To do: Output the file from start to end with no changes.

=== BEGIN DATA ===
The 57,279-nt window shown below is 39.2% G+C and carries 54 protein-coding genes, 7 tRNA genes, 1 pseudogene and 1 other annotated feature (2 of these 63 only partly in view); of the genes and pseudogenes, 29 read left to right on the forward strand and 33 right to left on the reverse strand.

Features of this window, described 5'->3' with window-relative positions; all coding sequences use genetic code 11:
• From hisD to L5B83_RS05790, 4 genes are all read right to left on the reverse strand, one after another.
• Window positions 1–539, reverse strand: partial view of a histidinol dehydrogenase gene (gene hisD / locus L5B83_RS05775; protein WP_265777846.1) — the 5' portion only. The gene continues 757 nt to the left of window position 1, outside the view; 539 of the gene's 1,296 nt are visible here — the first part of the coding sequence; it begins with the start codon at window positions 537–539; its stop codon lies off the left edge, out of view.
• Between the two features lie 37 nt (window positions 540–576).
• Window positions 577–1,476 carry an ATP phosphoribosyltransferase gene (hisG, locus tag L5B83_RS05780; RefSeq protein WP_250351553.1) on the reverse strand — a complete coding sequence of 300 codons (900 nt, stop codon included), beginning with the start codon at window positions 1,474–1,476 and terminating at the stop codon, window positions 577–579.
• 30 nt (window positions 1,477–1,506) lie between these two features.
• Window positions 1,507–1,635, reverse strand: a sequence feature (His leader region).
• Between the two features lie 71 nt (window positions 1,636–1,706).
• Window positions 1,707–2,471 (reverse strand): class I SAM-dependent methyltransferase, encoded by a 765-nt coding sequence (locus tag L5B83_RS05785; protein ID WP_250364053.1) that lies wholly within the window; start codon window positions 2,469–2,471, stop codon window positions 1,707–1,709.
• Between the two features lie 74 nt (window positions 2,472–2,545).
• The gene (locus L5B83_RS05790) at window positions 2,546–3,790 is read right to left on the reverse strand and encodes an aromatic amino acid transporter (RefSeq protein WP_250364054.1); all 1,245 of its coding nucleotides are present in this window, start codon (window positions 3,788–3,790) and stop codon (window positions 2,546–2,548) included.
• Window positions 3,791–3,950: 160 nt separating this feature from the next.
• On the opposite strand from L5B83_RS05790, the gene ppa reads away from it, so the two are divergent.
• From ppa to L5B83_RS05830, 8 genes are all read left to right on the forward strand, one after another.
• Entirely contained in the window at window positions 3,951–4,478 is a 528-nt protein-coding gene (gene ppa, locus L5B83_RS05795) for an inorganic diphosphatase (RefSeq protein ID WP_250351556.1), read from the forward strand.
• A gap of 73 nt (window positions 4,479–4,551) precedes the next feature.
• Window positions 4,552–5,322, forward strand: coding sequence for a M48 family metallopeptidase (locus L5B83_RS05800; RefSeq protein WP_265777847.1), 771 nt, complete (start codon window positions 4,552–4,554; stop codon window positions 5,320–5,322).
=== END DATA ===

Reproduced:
The 57,279-nt window shown below is 39.2% G+C and carries 54 protein-coding genes, 7 tRNA genes, 1 pseudogene and 1 other annotated feature (2 of these 63 only partly in view); of the genes and pseudogenes, 29 read left to right on the forward strand and 33 right to left on the reverse strand.

Features of this window, described 5'->3' with window-relative positions; all coding sequences use genetic code 11:
• From hisD to L5B83_RS05790, 4 genes are all read right to left on the reverse strand, one after another.
• Window positions 1–539, reverse strand: partial view of a histidinol dehydrogenase gene (gene hisD / locus L5B83_RS05775; protein WP_265777846.1) — the 5' portion only. The gene continues 757 nt to the left of window position 1, outside the view; 539 of the gene's 1,296 nt are visible here — the first part of the coding sequence; it begins with the start codon at window positions 537–539; its stop codon lies off the left edge, out of view.
• Between the two features lie 37 nt (window positions 540–576).
• Window positions 577–1,476 carry an ATP phosphoribosyltransferase gene (hisG, locus tag L5B83_RS05780; RefSeq protein WP_250351553.1) on the reverse strand — a complete coding sequence of 300 codons (900 nt, stop codon included), beginning with the start codon at window positions 1,474–1,476 and terminating at the stop codon, window positions 577–579.
• 30 nt (window positions 1,477–1,506) lie between these two features.
• Window positions 1,507–1,635, reverse strand: a sequence feature (His leader region).
• Between the two features lie 71 nt (window positions 1,636–1,706).
• Window positions 1,707–2,471 (reverse strand): class I SAM-dependent methyltransferase, encoded by a 765-nt coding sequence (locus tag L5B83_RS05785; protein ID WP_250364053.1) that lies wholly within the window; start codon window positions 2,469–2,471, stop codon window positions 1,707–1,709.
• Between the two features lie 74 nt (window positions 2,472–2,545).
• The gene (locus L5B83_RS05790) at window positions 2,546–3,790 is read right to left on the reverse strand and encodes an aromatic amino acid transporter (RefSeq protein WP_250364054.1); all 1,245 of its coding nucleotides are present in this window, start codon (window positions 3,788–3,790) and stop codon (window positions 2,546–2,548) included.
• Window positions 3,791–3,950: 160 nt separating this feature from the next.
• On the opposite strand from L5B83_RS05790, the gene ppa reads away from it, so the two are divergent.
• From ppa to L5B83_RS05830, 8 genes are all read left to right on the forward strand, one after another.
• Entirely contained in the window at window positions 3,951–4,478 is a 528-nt protein-coding gene (gene ppa, locus L5B83_RS05795) for an inorganic diphosphatase (RefSeq protein ID WP_250351556.1), read from the forward strand.
• A gap of 73 nt (window positions 4,479–4,551) precedes the next feature.
• Window positions 4,552–5,322, forward strand: coding sequence for a M48 family metallopeptidase (locus L5B83_RS05800; RefSeq protein WP_265777847.1), 771 nt, complete (start codon window positions 4,552–4,554; stop codon window positions 5,320–5,322).